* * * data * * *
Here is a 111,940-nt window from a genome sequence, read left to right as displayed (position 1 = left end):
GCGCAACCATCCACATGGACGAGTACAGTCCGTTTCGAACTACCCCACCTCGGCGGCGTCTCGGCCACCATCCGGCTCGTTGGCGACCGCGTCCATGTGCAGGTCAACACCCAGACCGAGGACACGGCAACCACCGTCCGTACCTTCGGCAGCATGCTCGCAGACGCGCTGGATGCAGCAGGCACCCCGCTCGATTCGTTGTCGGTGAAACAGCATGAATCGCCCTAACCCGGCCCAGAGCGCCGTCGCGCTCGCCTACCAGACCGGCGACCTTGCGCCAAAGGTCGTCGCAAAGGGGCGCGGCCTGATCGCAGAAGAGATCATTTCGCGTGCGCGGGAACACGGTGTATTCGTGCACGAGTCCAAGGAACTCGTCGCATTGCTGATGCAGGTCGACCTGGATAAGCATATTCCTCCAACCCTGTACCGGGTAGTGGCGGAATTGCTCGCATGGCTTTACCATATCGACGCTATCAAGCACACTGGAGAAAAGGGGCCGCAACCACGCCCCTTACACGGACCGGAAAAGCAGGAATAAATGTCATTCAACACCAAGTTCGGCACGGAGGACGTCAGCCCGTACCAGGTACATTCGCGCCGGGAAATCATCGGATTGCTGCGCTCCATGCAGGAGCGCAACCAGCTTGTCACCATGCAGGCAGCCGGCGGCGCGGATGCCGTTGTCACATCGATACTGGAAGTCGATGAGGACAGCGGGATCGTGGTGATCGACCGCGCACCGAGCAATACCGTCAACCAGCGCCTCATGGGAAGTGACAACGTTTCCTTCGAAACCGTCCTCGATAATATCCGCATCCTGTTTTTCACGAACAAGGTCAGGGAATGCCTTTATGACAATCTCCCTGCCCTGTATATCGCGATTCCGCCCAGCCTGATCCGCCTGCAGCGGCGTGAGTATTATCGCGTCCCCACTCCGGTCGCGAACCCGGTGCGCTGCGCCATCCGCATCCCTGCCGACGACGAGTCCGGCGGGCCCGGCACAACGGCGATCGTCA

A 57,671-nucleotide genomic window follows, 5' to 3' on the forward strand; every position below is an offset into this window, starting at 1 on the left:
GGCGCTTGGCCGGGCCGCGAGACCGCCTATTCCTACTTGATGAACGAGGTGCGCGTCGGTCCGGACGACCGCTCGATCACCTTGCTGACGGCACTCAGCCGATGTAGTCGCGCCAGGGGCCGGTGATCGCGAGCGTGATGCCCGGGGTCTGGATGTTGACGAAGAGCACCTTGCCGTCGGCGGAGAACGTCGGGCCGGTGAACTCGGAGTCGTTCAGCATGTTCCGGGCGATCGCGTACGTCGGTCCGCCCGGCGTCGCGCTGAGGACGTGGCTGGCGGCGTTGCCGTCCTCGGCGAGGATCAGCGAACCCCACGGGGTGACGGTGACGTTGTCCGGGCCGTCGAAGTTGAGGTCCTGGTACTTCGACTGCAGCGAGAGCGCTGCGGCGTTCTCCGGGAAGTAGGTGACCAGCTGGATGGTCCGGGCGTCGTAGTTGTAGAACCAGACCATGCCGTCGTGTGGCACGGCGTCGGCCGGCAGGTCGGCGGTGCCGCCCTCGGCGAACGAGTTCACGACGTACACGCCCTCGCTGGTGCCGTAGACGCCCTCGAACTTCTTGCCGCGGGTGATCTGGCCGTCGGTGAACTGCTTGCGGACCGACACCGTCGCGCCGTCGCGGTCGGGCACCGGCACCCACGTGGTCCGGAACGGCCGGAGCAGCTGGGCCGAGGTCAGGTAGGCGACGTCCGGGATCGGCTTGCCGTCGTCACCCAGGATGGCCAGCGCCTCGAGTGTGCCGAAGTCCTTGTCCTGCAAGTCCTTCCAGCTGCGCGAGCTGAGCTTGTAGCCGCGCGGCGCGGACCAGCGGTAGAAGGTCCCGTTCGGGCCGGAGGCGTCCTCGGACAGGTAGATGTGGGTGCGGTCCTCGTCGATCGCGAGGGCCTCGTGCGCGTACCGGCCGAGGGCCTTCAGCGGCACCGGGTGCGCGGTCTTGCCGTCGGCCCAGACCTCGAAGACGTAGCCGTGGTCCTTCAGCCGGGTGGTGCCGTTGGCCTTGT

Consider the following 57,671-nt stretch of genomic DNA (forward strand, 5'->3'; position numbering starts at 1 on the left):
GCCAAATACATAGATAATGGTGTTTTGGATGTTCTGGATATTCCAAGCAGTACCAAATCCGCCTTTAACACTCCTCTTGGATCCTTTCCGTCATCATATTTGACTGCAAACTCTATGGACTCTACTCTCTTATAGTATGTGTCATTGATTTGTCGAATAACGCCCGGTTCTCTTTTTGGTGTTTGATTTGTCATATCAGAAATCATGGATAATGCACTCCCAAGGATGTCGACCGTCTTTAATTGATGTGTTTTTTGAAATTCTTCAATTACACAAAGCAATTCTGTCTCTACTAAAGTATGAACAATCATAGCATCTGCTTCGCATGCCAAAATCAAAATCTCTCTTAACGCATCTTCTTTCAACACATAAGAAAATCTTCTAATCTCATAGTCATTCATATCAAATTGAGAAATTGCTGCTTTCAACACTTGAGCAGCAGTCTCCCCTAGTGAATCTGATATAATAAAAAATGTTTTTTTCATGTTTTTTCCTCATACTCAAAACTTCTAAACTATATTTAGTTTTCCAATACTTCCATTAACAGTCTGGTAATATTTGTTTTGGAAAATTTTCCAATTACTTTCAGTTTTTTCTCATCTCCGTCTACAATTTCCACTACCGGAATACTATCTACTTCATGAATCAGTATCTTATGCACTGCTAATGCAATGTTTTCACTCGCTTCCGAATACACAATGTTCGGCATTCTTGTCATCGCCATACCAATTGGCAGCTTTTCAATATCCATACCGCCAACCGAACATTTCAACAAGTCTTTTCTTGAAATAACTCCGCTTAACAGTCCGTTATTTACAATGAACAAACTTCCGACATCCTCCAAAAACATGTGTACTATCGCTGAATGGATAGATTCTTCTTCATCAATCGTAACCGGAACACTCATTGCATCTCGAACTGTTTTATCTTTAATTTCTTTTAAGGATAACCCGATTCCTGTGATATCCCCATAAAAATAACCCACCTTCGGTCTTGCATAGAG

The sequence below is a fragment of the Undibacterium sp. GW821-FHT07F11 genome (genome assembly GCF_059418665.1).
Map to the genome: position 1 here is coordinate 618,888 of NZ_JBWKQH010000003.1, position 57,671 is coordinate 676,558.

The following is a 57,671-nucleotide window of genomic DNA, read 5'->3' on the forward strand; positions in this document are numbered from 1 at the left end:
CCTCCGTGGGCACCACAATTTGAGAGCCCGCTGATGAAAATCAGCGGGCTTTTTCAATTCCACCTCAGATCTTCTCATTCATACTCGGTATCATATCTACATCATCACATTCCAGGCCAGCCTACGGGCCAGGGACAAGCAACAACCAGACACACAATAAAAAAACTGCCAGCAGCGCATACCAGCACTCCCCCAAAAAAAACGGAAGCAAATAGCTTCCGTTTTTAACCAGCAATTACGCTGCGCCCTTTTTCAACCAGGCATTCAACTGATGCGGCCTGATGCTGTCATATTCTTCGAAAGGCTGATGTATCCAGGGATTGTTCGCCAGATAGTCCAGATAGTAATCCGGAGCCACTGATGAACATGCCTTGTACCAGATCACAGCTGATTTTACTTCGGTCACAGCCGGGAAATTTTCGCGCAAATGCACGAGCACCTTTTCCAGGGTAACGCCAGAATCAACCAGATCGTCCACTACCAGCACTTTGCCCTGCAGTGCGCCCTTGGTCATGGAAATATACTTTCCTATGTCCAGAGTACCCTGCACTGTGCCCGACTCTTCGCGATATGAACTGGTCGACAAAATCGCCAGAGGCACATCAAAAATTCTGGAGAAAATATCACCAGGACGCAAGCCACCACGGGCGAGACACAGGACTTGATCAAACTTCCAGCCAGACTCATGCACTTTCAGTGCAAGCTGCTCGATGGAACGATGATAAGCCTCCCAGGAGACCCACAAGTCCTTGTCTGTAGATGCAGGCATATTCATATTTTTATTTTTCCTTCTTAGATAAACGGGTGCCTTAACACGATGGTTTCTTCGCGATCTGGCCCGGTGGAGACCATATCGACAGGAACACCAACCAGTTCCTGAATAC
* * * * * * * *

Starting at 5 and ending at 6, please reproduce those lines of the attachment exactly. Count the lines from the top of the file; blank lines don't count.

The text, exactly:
Consider the following 57,671-nt stretch of genomic DNA (forward strand, 5'->3'; position numbering starts at 1 on the left):
GCCAAATACATAGATAATGGTGTTTTGGATGTTCTGGATATTCCAAGCAGTACCAAATCCGCCTTTAACACTCCTCTTGGATCCTTTCCGTCATCATATTTGACTGCAAACTCTATGGACTCTACTCTCTTATAGTATGTGTCATTGATTTGTCGAATAACGCCCGGTTCTCTTTTTGGTGTTTGATTTGTCATATCAGAAATCATGGATAATGCACTCCCAAGGATGTCGACCGTCTTTAATTGATGTGTTTTTTGAAATTCTTCAATTACACAAAGCAATTCTGTCTCTACTAAAGTATGAACAATCATAGCATCTGCTTCGCATGCCAAAATCAAAATCTCTCTTAACGCATCTTCTTTCAACACATAAGAAAATCTTCTAATCTCATAGTCATTCATATCAAATTGAGAAATTGCTGCTTTCAACACTTGAGCAGCAGTCTCCCCTAGTGAATCTGATATAATAAAAAATGTTTTTTTCATGTTTTTTCCTCATACTCAAAACTTCTAAACTATATTTAGTTTTCCAATACTTCCATTAACAGTCTGGTAATATTTGTTTTGGAAAATTTTCCAATTACTTTCAGTTTTTTCTCATCTCCGTCTACAATTTCCACTACCGGAATACTATCTACTTCATGAATCAGTATCTTATGCACTGCTAATGCAATGTTTTCACTCGCTTCCGAATACACAATGTTCGGCATTCTTGTCATCGCCATACCAATTGGCAGCTTTTCAATATCCATACCGCCAACCGAACATTTCAACAAGTCTTTTCTTGAAATAACTCCGCTTAACAGTCCGTTATTTACAATGAACAAACTTCCGACATCCTCCAAAAACATGTGTACTATCGCTGAATGGATAGATTCTTCTTCATCAATCGTAACCGGAACACTCATTGCATCTCGAACTGTTTTATCTTTAATTTCTTTTAAGGATAACCCGATTCCTGTGATATCCCCATAAAAATAACCCACCTTCGGTCTTGCATAGAG